On June 10, 2017, during our open clinic in San Roman / Santa Clara, Sreeja and I interviewed Dr. Gutierrez. I originally had 14 questions written for the interview, but due to time constraints we only asked 8. The interview can be listened to below.
I learned a lot about the healthcare system in Belize while talking to Dr. Gutierrez, and I am very glad I got the opportunity to talk to him. One thing that initially struck me was when he was talking about schooling he explained how you go to high school for four years, get a two year associate’s degree, and then go to medical school for six and a half years (six months of this time for pre-med). To me I was surprised that high school in Belize is the equivalent of college in America and so by junior year Dr. Gutierrez told us you had to declare your concentration. I could not imagine knowing exactly what I wanted to major in when I was only a junior in high school. Additionally, I feel like having to decide so early would be hard because it would limit the ability to explore your interests before having to decide to go to medical school. Dr. Gutierrez was 20 when he went into medical school. It is not a huge difference from the American timeline, but it seems like education in Belize is excelled by a few years. Another thing that surprised me during the conversation was that there are no medical schools in Belize so the government would pay for medical students to attend school in Cuba. The fact that the only medical schools are abroad I feel would deter Belizeans from wanting to attend. Many people in Belize have never left the country and so i’m sure that is hard for some people to move to a new country and attend medical school for almost seven years in a foreign country.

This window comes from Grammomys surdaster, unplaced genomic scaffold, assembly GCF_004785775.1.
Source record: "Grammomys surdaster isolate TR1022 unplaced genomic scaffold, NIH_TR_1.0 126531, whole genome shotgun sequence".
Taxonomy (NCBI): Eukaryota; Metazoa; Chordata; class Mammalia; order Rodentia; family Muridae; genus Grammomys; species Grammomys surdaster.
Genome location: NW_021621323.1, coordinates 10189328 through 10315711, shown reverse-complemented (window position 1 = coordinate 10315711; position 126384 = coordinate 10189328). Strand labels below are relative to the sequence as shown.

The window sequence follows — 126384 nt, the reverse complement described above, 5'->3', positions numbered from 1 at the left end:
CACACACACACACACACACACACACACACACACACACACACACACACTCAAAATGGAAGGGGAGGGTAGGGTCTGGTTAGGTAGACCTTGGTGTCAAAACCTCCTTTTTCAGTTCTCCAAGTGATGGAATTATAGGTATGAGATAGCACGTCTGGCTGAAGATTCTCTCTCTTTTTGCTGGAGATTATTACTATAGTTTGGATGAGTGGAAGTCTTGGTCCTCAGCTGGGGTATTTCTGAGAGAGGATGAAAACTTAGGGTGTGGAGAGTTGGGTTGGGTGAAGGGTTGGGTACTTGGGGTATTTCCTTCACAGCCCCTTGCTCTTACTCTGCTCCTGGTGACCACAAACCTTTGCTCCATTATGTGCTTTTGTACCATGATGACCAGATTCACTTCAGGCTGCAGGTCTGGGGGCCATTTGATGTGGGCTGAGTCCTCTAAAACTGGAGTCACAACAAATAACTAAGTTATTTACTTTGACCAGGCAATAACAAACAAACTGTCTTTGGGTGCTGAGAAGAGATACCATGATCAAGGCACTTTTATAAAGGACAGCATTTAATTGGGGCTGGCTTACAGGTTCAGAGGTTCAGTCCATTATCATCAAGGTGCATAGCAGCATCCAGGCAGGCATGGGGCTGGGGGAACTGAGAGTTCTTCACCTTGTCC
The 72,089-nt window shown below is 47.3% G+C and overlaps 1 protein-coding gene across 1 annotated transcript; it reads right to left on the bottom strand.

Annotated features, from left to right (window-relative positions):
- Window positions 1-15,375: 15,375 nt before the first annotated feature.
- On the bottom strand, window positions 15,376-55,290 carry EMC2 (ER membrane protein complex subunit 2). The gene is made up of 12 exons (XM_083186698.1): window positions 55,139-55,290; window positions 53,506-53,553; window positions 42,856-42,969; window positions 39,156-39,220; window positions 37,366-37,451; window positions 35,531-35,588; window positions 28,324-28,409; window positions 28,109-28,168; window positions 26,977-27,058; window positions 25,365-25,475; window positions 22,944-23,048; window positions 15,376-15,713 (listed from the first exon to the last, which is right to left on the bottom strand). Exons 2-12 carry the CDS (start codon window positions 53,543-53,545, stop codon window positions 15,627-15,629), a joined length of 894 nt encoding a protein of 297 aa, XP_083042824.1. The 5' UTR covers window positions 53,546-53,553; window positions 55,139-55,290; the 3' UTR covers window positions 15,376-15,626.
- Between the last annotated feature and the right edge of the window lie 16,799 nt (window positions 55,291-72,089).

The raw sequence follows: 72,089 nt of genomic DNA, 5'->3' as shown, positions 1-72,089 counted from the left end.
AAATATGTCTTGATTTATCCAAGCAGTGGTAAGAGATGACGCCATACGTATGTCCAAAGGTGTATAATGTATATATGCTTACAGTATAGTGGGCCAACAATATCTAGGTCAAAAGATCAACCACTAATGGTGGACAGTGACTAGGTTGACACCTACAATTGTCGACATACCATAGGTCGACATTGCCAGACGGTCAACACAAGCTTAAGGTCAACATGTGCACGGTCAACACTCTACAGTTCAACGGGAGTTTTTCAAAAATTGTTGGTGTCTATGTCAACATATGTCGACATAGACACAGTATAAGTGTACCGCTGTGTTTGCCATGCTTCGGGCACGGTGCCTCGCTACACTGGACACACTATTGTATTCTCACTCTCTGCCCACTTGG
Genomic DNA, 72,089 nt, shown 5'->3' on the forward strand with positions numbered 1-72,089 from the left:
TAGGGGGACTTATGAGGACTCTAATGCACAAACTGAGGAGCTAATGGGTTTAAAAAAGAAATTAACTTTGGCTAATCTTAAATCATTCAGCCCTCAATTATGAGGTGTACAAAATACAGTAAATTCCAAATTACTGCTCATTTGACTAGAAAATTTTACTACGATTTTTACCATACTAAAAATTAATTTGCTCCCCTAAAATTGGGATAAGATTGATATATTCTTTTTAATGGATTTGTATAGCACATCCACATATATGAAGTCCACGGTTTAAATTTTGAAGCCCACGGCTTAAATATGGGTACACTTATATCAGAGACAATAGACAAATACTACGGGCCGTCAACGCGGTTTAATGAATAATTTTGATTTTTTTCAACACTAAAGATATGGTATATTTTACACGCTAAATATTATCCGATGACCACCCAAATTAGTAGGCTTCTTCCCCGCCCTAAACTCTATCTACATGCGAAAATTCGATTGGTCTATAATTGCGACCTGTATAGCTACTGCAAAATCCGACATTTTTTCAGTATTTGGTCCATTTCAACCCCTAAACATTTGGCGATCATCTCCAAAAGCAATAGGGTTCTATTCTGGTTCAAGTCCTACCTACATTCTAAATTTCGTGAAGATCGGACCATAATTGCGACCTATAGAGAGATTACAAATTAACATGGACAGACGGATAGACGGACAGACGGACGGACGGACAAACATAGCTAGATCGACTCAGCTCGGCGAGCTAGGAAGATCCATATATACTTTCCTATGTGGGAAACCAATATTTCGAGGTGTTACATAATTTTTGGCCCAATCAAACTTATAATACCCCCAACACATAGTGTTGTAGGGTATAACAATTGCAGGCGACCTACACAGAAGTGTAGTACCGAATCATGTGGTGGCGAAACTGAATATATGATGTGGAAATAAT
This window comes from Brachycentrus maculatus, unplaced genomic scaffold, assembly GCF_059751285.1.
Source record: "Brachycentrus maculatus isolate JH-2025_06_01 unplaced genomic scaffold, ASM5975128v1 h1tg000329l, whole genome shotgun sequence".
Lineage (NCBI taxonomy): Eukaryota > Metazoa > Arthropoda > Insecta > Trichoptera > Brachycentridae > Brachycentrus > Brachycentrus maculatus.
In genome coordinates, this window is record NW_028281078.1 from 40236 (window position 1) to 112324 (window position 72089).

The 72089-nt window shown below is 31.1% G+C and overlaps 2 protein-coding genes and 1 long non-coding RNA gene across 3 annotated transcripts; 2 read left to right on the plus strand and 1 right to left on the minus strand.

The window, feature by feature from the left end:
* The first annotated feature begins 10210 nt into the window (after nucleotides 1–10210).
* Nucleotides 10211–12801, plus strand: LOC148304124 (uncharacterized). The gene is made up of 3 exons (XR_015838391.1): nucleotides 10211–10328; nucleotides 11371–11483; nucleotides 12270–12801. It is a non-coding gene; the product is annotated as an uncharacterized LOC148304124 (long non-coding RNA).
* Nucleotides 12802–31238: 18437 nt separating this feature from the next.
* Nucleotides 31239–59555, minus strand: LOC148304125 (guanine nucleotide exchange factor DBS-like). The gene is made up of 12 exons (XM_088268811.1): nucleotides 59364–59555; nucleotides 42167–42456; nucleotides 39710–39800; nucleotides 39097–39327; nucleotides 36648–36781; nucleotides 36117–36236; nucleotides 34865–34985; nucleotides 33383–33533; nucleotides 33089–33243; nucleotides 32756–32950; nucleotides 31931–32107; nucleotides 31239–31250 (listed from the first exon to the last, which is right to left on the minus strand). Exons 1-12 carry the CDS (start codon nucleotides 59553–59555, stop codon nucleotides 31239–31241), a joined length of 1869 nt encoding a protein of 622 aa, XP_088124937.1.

Dr. Gutierrez works in the maternal ward of the Orange Walk hospital and he told us some of the challenges he saw while working there. He told us many of the things we observed across clinic days, like poor adherence. Specifically women would not go to prenatal checkups because they weren’t able to afford it. Prenatal care, especially in developed nations is something we take for granted and know it will always be available. In developing nations however prenatal care and ultrasound screenings are almost a luxury due to the lack of equipment, and cost of care in Belize. Because there are so few ultrasound machines available, private clinics usually charge higher costs for women to get scans and so typically women in rural areas do not have the means to get these necessary scans. As someone who is interested in maternal and infant care it worried me that many of this life saving equipment is simply not available. With the expansion of healthcare in Belize, and the increase of medical professionals in the field, hopefully many of these issues can be addressed in the future. Dr. Gutierrez really helped me understand the medical experience from his perspective, and he opened my eyes to many of the issues we hardly face in America.